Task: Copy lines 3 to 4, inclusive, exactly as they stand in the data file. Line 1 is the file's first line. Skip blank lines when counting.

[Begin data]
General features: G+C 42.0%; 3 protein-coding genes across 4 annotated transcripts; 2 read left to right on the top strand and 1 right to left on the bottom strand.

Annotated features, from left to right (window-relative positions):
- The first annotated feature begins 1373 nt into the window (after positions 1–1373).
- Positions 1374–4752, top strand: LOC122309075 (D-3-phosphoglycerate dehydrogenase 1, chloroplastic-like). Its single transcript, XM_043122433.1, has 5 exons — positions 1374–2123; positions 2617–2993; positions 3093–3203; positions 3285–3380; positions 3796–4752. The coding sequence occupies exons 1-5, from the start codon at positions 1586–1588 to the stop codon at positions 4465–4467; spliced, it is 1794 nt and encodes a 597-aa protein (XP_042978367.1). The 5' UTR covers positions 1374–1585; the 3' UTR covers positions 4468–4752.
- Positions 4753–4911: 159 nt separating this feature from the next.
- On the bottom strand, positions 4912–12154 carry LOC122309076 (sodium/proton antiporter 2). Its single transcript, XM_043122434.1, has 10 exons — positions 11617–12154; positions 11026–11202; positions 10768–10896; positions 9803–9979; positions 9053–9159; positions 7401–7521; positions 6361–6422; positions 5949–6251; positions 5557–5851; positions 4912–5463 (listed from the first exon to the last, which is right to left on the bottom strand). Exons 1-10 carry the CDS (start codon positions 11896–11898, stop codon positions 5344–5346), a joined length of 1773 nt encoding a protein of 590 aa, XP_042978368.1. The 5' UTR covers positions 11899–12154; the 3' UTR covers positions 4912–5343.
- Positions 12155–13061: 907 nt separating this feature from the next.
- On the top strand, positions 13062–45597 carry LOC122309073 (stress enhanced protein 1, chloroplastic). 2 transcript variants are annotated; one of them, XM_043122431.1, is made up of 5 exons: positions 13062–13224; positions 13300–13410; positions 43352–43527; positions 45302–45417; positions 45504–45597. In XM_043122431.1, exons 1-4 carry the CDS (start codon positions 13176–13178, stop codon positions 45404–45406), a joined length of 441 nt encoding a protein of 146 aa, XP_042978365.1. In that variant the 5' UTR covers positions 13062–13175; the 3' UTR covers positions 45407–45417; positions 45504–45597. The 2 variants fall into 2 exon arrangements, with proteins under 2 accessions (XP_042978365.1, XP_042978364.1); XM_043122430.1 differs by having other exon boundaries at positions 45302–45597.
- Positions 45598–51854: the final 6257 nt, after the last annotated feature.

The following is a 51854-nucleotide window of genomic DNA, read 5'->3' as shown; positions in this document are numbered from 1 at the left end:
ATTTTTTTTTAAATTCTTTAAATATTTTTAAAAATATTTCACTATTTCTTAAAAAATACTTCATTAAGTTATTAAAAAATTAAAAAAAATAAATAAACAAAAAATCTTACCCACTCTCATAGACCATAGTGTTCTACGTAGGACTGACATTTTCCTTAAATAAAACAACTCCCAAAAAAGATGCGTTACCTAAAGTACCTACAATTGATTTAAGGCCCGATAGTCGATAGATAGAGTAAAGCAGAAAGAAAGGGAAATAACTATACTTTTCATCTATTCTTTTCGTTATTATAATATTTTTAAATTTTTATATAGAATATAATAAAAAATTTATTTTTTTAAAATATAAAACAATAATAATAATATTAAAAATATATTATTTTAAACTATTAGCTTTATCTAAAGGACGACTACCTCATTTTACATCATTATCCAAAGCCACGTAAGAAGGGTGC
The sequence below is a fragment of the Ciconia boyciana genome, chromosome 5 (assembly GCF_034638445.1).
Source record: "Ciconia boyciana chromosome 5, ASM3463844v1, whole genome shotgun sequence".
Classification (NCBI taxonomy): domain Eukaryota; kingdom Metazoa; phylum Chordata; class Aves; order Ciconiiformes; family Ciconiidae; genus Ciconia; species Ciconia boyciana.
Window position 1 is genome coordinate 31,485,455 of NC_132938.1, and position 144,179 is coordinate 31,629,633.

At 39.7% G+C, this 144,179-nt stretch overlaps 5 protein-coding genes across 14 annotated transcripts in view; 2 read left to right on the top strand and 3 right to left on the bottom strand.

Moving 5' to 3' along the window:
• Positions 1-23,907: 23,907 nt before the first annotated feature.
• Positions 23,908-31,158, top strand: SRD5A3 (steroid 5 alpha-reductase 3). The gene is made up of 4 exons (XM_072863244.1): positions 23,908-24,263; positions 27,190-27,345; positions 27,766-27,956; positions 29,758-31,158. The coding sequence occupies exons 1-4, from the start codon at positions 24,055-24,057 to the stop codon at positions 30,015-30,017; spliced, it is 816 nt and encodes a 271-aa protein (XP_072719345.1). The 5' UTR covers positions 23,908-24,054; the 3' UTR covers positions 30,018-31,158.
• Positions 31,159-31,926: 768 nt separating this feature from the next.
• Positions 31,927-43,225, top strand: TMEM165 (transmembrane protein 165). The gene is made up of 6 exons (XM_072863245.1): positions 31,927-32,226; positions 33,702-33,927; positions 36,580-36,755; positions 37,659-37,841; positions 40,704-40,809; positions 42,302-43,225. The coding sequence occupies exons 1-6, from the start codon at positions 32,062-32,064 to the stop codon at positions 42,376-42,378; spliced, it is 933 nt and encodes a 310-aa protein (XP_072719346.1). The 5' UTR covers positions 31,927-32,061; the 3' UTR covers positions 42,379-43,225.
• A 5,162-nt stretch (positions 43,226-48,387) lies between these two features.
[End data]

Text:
- The first annotated feature begins 1373 nt into the window (after positions 1–1373).
- Positions 1374–4752, top strand: LOC122309075 (D-3-phosphoglycerate dehydrogenase 1, chloroplastic-like). Its single transcript, XM_043122433.1, has 5 exons — positions 1374–2123; positions 2617–2993; positions 3093–3203; positions 3285–3380; positions 3796–4752. The coding sequence occupies exons 1-5, from the start codon at positions 1586–1588 to the stop codon at positions 4465–4467; spliced, it is 1794 nt and encodes a 597-aa protein (XP_042978367.1). The 5' UTR covers positions 1374–1585; the 3' UTR covers positions 4468–4752.